#19 Kotov-Gligoric (click here to view on chessgames.com)
Perhaps my favorite game in the whole tournament - one can only admire its artistry. Gligoric plays out a complex blockading strategy that I think would have shocked and impressed Nimzovich himself.
An odd side note - of my 20 favorite games of this tournament, the most represented players were Kotov (5 games) and Gligoric (5 games), including both games they played against each other. Despite the lack of significance this late game had to the standings of this long tournament, these two came to play, as they did for all 30 rounds.
Black to move and deal with that unpleasant b1-h7 diagonal...
11. .... e4! Blockade! (e4) Clearance! (e5)
12. fxe4 f4
13. Bf2 Nd7
Bronstein: The black knight wants to get to e5, and White has to get it out of there at any cost, which explains his knight's retreat to its original square.
14. Ng1 Qg5
15. Bf1 Ne5
16. Nf3 Qe7
17. Nxe5 Qxe5
18. O-O-O Nf6
19. h3 Bd7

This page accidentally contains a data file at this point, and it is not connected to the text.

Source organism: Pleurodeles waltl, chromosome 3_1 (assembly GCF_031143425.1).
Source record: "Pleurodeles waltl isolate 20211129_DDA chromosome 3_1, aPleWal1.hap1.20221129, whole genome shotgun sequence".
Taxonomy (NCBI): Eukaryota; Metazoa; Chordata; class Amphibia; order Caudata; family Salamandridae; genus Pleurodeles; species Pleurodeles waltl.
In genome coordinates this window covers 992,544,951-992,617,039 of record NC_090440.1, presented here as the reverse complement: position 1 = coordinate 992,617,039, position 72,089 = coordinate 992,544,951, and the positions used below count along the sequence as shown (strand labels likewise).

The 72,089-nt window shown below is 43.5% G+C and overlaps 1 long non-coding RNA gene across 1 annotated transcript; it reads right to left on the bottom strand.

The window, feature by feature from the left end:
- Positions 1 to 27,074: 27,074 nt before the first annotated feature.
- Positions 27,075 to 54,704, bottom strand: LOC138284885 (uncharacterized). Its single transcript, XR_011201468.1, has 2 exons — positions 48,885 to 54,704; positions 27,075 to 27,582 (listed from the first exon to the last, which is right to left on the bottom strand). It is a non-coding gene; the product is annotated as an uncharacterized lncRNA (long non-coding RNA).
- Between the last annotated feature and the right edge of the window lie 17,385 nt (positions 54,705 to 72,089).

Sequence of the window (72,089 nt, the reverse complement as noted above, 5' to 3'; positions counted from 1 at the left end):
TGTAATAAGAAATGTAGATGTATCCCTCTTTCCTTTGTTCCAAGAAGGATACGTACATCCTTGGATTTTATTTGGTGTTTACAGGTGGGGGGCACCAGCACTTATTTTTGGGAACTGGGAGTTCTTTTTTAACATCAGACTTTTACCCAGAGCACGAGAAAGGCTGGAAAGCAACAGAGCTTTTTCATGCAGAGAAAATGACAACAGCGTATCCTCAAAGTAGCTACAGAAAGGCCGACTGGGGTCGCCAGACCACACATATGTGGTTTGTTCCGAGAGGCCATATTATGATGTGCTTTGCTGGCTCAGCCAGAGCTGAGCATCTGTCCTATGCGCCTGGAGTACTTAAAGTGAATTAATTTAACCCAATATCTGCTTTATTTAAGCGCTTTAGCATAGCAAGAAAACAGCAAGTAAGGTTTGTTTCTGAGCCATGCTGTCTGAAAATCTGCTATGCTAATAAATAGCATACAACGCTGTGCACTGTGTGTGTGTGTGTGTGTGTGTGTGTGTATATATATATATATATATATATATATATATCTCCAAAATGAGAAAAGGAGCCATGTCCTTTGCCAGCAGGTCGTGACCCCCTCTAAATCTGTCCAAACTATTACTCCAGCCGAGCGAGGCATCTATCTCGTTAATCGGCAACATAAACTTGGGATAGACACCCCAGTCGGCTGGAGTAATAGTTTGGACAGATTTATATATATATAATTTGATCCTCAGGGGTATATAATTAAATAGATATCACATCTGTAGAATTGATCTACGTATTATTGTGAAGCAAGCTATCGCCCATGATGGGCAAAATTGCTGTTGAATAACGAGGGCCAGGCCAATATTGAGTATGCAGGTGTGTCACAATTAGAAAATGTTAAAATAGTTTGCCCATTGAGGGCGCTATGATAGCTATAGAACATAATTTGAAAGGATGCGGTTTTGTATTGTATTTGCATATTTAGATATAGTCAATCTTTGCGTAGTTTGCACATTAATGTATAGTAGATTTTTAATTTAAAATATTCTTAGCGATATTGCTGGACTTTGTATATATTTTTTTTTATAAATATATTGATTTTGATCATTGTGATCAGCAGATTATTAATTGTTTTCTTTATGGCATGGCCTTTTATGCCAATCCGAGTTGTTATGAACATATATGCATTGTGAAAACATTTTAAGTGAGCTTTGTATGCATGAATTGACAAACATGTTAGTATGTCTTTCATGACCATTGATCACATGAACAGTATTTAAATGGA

Black is hewing to a dark-squared blockade on the kingside which White must break, otherwise Black's attack on the queenside will prevail. Who will win?
20. Bd3 a6
The knight threatens to jump to f3, breaking the blockade by supporting an inevitable e4-e5.
21. .... f3!!
And now the exclamation point - if the white knight wants to get to f3, Black prevents this and maintains the blockade, even at the cost of another pawn!
22. gxf3 Nh5
23. Nd2 Nf4
Bronstein: A classic example of a blockaded position. The blockade's immediate effect embraces four white pawns, but its influence penetrates much deeper: the lightsquare bishop has been turned into a pawn, the knight's own pawns occupy all of its best squares, and even so mobile a piece as White's queen is almost totally blockaded as well.
24. Bf1 b5
25. h4 Kh8
26. Rg1 Bf6
27. Nb3 Rb8? (slowing the pace of attack - Bronstein recommends ...b4 and perhaps ...bxc is a thought)
28. Be1 b4
29. Kb1 Ra8
30. Bg3 Rg8 (White aims at the base of the blockade, but Black has a tactical response)
31. .... Rxg3!
32. Rxg3 Ne2
33. Qxe2 Qxg3
34. Nc1 a5
35. Nd3 Bd4
36. h5 Qh4
White is still two pawns up, but his light-squared bishop is not a match for its opposite number, so Black can still maintain by mixing the continued dark-squared blockade with queenside counterplay.
37. Bg2 Rg8
38. Rh1 Qg3
39. Bf1 a4
40. Kc2 a3
A symmetrical blockade, now spanning both sides of the board. With no prospect to improve either position, a draw was agreed, a fitting credit to both players.